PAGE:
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Rep. Angela Romero wants Utah to adopt a 'yes means yes' model of consent

Angela Romero
Austen Diamond
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“[This bill] would fill a gap I think we have right now in Utah's law when it comes to rape and sexual assault and the lack of prosecution,” said Rep. Angela Romero, D-Salt Lake City.

Utah Rep. Angela Romero, D-Salt Lake City, is trying again to make it easier to prosecute sexual assault cases. Just 7% of cases with sexual assault kit evidence resulted in successful prosecution in Salt Lake County from 2012-2017, according a study by Dr. Julie Valentine, an associate professor of nursing at Brigham Young University.

“[This bill] would fill a gap I think we have right now in Utah's law when it comes to rape and sexual assault and the lack of prosecution,” Romero said.

Romero is sponsoring a bill that would create a separate offense for engaging in sexual activity with someone without getting affirmative consent with a verbal agreement or actions. Essentially, under this model, consent isn’t just the absence of a “no” — it’s the presence of a “yes.”

“In many situations, if someone's experiencing trauma, they freeze,” she said. “So if someone freezes, they can't actually give consent … so it's important that people know that if they're going to go down that road, that they have someone's consent.”

The offense would be a third-degree felony — a lower penalty than rape, which is a first-degree felony.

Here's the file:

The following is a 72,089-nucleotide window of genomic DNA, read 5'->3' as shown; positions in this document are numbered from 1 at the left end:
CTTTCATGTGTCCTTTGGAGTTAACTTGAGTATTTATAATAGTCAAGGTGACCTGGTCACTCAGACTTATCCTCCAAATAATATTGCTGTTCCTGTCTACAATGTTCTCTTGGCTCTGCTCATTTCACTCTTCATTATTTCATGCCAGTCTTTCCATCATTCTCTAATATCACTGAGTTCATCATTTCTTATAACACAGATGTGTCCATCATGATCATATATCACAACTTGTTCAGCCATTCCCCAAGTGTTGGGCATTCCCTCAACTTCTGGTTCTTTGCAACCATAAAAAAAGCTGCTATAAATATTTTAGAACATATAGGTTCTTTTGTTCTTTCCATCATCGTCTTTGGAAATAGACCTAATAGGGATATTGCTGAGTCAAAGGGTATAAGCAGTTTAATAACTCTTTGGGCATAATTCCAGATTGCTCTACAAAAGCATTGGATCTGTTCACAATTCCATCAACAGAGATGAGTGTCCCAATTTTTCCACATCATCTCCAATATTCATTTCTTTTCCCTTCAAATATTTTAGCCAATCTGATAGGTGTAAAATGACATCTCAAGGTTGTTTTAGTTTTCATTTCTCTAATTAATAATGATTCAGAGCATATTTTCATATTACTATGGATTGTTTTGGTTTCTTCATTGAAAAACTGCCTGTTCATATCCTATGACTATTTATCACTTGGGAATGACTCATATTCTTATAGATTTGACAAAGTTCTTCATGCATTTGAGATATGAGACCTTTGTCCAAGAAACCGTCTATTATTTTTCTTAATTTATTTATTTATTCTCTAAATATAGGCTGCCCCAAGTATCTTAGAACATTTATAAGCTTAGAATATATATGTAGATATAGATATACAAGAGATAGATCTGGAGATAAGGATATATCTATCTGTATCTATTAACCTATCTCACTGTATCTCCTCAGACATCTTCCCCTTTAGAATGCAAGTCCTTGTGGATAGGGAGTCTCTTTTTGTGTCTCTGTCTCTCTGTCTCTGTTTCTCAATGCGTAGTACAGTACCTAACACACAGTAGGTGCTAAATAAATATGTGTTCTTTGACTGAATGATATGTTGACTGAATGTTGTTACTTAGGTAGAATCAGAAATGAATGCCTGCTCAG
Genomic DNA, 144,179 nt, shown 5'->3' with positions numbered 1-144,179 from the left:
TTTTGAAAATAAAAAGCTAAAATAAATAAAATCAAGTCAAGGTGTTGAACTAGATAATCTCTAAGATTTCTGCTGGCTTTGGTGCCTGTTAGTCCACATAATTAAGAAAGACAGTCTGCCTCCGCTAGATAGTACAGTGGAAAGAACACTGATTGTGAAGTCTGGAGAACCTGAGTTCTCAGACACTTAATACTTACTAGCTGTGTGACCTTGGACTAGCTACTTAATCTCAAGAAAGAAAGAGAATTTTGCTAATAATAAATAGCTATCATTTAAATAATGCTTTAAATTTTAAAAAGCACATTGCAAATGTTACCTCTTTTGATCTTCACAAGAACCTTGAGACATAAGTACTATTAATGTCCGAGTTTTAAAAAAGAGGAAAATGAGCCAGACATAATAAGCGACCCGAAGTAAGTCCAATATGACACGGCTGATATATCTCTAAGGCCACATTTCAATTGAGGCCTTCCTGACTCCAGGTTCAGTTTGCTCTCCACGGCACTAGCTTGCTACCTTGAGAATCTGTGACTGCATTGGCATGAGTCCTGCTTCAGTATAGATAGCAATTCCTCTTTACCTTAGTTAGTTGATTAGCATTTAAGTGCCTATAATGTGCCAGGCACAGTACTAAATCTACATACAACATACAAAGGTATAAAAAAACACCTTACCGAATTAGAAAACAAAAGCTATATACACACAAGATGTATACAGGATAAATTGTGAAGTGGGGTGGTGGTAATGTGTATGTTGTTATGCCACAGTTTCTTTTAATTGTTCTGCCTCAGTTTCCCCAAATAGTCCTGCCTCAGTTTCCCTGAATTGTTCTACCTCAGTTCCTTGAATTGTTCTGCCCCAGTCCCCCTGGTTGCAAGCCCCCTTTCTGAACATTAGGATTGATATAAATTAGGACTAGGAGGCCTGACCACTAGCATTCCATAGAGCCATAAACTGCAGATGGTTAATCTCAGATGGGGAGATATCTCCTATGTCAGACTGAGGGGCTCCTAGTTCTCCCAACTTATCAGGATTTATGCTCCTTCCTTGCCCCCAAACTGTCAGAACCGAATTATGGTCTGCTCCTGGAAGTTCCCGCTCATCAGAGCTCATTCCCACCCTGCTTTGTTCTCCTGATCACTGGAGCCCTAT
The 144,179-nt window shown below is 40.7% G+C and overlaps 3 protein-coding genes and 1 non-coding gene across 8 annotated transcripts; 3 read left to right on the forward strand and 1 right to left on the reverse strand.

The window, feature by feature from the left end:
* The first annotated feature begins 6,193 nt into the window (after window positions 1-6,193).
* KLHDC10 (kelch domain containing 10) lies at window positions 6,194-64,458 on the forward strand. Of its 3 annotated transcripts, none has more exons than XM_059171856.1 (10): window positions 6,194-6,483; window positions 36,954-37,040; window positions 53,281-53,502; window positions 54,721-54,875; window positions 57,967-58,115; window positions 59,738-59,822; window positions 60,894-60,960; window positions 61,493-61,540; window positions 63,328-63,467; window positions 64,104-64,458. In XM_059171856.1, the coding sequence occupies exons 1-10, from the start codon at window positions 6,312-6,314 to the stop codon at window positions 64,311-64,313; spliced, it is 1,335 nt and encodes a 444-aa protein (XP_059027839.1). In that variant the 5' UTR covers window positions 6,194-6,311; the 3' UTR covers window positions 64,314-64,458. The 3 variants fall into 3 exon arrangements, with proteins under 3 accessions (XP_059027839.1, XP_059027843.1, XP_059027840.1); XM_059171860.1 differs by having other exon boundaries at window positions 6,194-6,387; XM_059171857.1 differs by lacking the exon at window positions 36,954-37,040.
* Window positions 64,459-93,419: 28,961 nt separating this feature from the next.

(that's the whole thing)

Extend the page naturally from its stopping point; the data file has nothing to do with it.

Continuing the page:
Romero ran this bill last year, too. It got voted down in its first committee hearing, but she said she is hoping this year she can at least get it to the House floor so lawmakers can have a more robust debate on it.

“A lot of this is education and understanding of our evolving systems,” she said. “To see where we have come as a state when it comes to sexual assault and intimate partner violence, it gives me hope.”

Romero listed eliminating the rape kit backlog and strenghtening a law to prevent child victims of sex trafficking from being prosecuted for prostitution as examples of progress Utah has made in going after perpetrators of sexual violence.

The affirmative bill is modeled after a similar law in Wisconsin. According to an article in the Ohio State Journal of Criminal Law, only Wisconsin and Vermont have “pure” affirmative consent laws.

Sonja Hutson is a politics and government reporter at KUER.
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